British bacteriologist Frederick Twort first reported the activity of what we now know are bacteriophages to The Lancet in 1915. Now, one hundred years later, it seems that we are currently rediscovering them, as can be attested by the 2015 Year of the Phage conference. The meeting program and its associated book are an excellent showcase of the potentials of bacteriophages as technological platforms as well as the gaps in knowledge, which are surprisingly large.
Recent studies have shown the impact of the microbiomes on health, agriculture and built environments. We at SmartPhage believe that phages are the best tool to precisely manipulate bacterial communities, which is why SmartPhage is deeply invested in dominating the technology to deliver high quality phage products to be used in health, agricultural and industrial applications.
Smartphage agrees that this is the Year of the Phage, and will make sure that they won’t be forgotten again.
650 years ago the Plague wiped out one third of the global population in just 5 short years. This period is known as the Black Death, as if it was the result of the grim reaper himself. Yet it wasn’t supernatural punishment. It was the work of the tiny Yersinia pestis; a Gram-negative, facultative anaerobic, rod-shaped coccobacillus. Which simply means it’s a bacteria that is kinda circular/kinda rod shaped, can survive without oxygen if need be, and has an extra membrane.
If you were to look at it under a microscope, you would find something that looks like this:
The microscopic Yersinia pestis leads to plague in humans by hitching a ride when a flea bites an infected rodent. The gut of this flea then gets blocked by a buildup of Y. pestis’ biofilm. When the flea attempts to feed again, Y. pestis is regurgitated into the second flea bite, spreading the infection.
Humans bitten by an infected flea usually develop the bubonic form of plague, which produces the characteristic plague bubo (a swelling of the lymph node). If the bacteria reach the lungs, the patient develops pneumonia (pneumonic plague), which enables the plague to spread from person to person through coughing.
It is thought that Y. Pestis circulates at low rates within populations of certain rodents without causing excessive die-off. Many types of animals – rats, squirrels, prairie dogs, chipmunks, mice, voles, and rabbits, to name a few-can all be affected by plague. These infected animals and their fleas serve as long-term reservoirs for the bacteria. This is called the enzootic cycle.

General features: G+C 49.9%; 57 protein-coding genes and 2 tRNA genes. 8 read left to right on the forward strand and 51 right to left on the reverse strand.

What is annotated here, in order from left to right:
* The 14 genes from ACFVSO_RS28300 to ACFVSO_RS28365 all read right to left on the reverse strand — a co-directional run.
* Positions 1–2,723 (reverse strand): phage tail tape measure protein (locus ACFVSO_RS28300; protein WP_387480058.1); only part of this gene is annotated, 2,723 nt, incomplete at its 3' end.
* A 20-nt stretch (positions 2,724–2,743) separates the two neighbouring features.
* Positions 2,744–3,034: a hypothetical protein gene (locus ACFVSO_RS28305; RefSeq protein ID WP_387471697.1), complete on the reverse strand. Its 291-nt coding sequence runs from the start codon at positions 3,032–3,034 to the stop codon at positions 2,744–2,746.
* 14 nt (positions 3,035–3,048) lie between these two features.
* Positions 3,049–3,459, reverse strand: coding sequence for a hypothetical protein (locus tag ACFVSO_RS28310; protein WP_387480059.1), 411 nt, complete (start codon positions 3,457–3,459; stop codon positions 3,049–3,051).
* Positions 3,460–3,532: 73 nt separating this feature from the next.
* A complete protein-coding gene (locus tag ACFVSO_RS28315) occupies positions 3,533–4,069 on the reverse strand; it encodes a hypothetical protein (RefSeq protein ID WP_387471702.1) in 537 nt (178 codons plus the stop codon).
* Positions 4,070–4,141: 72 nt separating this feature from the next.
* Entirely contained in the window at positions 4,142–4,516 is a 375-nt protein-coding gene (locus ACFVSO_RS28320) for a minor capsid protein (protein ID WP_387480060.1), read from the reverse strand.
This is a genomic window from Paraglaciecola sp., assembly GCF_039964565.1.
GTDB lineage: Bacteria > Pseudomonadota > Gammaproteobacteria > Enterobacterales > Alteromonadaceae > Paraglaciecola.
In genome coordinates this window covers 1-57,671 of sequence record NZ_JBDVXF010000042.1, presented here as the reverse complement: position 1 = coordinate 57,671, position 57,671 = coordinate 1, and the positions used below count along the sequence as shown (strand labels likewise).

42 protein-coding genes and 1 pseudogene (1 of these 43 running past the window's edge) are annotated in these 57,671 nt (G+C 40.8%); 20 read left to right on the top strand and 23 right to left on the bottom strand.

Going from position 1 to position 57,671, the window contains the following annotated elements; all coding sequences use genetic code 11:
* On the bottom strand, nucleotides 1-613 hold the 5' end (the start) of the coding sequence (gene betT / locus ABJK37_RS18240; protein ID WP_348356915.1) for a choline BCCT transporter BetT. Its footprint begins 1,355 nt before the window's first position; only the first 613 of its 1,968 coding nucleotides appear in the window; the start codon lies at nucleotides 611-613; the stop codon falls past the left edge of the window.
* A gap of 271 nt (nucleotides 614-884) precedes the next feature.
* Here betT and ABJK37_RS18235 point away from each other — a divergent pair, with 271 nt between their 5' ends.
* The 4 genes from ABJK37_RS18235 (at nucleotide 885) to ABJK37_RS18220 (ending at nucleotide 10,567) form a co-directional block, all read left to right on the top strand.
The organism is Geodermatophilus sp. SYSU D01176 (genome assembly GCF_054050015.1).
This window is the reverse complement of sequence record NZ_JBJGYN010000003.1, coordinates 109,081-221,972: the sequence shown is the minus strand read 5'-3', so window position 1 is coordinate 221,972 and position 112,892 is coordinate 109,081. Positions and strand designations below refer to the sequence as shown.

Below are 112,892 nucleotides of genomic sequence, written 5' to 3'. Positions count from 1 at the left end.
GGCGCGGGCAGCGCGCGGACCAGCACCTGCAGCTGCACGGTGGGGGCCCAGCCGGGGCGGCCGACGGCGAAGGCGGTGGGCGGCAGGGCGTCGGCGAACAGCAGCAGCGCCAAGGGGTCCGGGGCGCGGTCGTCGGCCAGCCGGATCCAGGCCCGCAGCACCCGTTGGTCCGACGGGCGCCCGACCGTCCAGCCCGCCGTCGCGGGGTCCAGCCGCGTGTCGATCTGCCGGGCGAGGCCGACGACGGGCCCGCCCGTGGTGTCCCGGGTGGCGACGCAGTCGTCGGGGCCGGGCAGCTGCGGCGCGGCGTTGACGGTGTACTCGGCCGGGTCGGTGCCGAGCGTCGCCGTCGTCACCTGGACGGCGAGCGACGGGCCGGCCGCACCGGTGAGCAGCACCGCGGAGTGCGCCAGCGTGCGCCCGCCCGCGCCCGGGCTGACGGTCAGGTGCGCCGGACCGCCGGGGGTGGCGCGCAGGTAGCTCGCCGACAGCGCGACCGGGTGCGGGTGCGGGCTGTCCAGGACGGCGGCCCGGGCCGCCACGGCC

Occasionally, other species become infected, causing an outbreak among those animals called an epizootic. Humans are usually more at risk of contracting a Y. Pestis infection during, or shortly after, a plague epizootic outbreak.
Plague in the modern age
It is because of these cycles that, 650 years later, people are still falling victim to the Plague.
If caught early, bubonic plague can be successfully treated with antibiotics. Pneumonic plague, on the other hand, is one of the most deadly infectious diseases; patients can die in as few as 24 hours after infection. In fact, in November 2014 there was a plague outbreak in Madagascar which infected 114 people, killing 40 of them. Globally, over 1000 people die from the plague each year.
How to eliminate plague reservoirs
With current antibiotics, we could completely cure everyone of plague. Then the next day someone could still come down with a fresh infection. Such is the nature of endemic infectious disease–another outbreak is always lurking just one small flea bite away.
If we consider this alongside the rising prevalence of antibiotic resistant strains, it is entirely possible that another Plague pandemic could occur. Even in this era of modern medicine.
To prevent a sudden outbreak, we need an alternative approach to infection control: intervention at the reservoir level.
By taking a proactive approach and attacking the infectious agents at the source, we can remove pathogens such as Yersinia pestis from the wild and remove the chance of a new surprise outbreak.